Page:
May 4 at 12:00
"Charleston's Resilient Future: Some Lessons from the Past"
Nic Butler is a public historian with a passion for talking about Charleston history. A native of Greenville County, South Carolina, Dr. Butler attended the University of South Carolina before completing a Ph.D. in musicology at Indiana University. He has worked as archivist of the South Carolina Historical Society, as an adjunct faculty member at the College of Charleston, and as an historical consultant for the City of Charleston. Since 2005 he has worked for the Charleston County Public Library, first as the institutions archivist and now as its historian-in-residence. Each month he presents a number of lectures throughout the community on a wide variety of local history topics, and promotes his activities through his blog, the Charleston Time Machine.
May 11 at 12:00
"1970s: How Charleston Found its Groove”
Kimber Price, Ph.D. is the Marketing Manager for Lois Lane Properties. Kimber earned a Ph.D. in behavioral neuroscience at the Medical University of South Carolina, where she conducted research for many years before becoming an independent consultant in marketing and publishing. Contributing an analytic approach, she assists Lois Lane Properties in determining the most effective strategies for marketing Charleston real estate and attracting buyers. While widely traveled, Kimber is a native of Charlestons peninsula and has a vast knowledge and understanding of the history and evolution of the citys neighborhoods. In her spare time, she teaches psychology at the College of Charleston.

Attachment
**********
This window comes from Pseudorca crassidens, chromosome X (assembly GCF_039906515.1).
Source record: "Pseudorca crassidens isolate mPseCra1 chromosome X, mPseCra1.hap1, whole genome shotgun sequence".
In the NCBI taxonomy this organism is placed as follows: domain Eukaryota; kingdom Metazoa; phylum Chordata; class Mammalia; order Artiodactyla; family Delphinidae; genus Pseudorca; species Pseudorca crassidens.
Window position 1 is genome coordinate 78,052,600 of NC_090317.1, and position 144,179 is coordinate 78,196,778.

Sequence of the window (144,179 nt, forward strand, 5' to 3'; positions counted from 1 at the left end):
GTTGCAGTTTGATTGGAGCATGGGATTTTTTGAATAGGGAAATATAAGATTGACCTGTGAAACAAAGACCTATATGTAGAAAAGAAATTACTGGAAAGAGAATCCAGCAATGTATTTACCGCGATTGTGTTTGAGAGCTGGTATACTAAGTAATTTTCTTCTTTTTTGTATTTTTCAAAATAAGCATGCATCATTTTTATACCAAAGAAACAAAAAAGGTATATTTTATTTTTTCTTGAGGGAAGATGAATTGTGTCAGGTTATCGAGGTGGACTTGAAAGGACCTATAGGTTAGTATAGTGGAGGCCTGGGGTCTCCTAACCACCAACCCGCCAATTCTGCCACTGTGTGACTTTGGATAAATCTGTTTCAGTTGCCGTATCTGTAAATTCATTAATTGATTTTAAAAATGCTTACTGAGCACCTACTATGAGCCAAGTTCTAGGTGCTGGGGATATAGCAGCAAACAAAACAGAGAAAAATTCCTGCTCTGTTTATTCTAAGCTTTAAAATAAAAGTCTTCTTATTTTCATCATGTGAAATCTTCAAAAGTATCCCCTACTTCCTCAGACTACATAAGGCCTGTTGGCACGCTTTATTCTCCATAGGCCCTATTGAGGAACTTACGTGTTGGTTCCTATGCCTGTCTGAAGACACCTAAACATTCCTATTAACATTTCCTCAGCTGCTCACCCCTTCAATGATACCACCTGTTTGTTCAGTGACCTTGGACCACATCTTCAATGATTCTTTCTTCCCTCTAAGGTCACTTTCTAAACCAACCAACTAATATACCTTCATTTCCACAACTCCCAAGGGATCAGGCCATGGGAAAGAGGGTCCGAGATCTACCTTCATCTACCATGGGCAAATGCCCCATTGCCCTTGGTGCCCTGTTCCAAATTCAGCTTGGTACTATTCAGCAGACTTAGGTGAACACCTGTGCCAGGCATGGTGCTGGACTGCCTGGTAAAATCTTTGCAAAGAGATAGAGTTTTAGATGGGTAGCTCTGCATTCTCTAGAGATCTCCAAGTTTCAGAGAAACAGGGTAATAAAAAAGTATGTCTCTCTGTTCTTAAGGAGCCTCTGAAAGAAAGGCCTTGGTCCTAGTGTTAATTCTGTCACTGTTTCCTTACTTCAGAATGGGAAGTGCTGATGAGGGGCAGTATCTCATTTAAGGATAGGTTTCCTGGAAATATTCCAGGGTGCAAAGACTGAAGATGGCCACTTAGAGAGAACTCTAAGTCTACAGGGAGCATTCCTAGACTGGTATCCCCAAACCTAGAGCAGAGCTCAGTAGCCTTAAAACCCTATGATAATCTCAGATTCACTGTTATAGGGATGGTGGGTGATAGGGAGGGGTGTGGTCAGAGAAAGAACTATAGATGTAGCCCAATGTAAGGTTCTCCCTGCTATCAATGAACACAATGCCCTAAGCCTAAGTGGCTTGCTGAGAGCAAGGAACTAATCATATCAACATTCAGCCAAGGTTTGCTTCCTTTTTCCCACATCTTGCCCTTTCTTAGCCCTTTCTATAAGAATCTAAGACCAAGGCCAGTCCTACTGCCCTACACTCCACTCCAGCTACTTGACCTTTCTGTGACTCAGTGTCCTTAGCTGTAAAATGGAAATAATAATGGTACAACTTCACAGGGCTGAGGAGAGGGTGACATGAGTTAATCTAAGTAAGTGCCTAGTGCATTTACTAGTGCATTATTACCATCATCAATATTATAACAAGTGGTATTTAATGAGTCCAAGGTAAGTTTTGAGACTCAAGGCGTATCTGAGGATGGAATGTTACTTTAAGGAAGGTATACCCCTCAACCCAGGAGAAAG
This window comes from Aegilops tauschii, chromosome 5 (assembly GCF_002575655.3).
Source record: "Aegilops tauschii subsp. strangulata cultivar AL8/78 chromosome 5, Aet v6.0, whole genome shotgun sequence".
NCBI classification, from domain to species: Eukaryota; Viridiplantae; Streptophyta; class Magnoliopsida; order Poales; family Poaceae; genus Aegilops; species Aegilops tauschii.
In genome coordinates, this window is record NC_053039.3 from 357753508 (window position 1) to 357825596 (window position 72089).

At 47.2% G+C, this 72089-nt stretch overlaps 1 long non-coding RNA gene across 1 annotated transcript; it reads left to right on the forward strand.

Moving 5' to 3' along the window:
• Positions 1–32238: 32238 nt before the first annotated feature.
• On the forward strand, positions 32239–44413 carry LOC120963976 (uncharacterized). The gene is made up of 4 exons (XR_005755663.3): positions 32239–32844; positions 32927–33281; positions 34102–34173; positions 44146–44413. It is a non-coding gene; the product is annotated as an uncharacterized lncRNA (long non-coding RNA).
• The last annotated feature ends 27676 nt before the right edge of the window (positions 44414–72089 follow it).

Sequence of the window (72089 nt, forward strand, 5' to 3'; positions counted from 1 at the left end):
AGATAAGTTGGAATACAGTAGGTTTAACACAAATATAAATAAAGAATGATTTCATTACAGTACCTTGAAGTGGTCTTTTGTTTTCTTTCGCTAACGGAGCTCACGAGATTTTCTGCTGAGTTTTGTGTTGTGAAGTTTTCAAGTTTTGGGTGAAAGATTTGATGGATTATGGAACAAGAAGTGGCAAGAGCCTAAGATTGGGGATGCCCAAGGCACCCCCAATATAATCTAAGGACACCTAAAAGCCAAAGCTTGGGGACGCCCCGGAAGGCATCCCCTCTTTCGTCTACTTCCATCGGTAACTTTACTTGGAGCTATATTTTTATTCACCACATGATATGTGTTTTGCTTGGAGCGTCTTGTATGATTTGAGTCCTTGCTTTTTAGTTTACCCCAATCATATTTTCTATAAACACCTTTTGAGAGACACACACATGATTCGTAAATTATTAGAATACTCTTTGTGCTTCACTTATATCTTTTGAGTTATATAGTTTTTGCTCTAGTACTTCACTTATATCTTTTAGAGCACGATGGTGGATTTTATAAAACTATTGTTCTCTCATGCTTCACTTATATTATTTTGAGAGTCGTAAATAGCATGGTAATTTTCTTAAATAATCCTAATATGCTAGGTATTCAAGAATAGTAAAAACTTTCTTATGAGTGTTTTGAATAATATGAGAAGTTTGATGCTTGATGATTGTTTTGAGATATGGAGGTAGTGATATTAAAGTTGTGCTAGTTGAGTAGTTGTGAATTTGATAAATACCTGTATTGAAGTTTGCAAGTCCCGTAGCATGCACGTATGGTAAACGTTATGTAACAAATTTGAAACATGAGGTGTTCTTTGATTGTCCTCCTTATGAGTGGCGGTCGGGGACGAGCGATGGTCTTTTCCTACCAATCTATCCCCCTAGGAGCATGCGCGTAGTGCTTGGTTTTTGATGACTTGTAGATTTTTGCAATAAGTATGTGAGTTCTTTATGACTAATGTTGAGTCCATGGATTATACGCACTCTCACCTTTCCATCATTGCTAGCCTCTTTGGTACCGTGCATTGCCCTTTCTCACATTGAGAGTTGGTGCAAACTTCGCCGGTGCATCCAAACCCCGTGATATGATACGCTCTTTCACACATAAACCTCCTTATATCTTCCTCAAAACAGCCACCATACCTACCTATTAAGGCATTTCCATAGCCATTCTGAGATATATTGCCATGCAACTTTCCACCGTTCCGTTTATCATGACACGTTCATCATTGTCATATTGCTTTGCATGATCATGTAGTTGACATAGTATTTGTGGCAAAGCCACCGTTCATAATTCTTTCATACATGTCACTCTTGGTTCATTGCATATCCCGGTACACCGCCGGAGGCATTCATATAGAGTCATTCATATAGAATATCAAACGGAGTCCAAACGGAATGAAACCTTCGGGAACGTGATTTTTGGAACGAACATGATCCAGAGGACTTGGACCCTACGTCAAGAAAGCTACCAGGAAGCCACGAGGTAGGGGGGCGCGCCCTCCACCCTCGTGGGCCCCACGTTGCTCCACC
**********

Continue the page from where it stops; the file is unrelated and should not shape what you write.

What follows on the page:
May 18 at 12:00
"The British occupation of Charleston during the Revolutionary War”
Carl Borick is the Director of the Charleston Museum. Carl is a CPA, with a Bachelor’s in Accounting from the University of Delaware (1988) and a Master’s in History from the University of Alabama (1993). He has been with the Museum since 1996 and became Director in 2013.
He is the author of two books on the Revolutionary War in South Carolina, A Gallant Defense: The Siege of Charleston, 1780, published by the University of South Carolina Press in 2003 and recently re-printed in paperback, and Relieve Us of This Burthen: American Prisoners of War in the Revolutionary South, 1780-1782, released by USC Press in 2012. A Gallant Defense won the 2003 George C. Rogers, Jr. Award from the South Carolina Historical Society for the year’s best book in South Carolina history.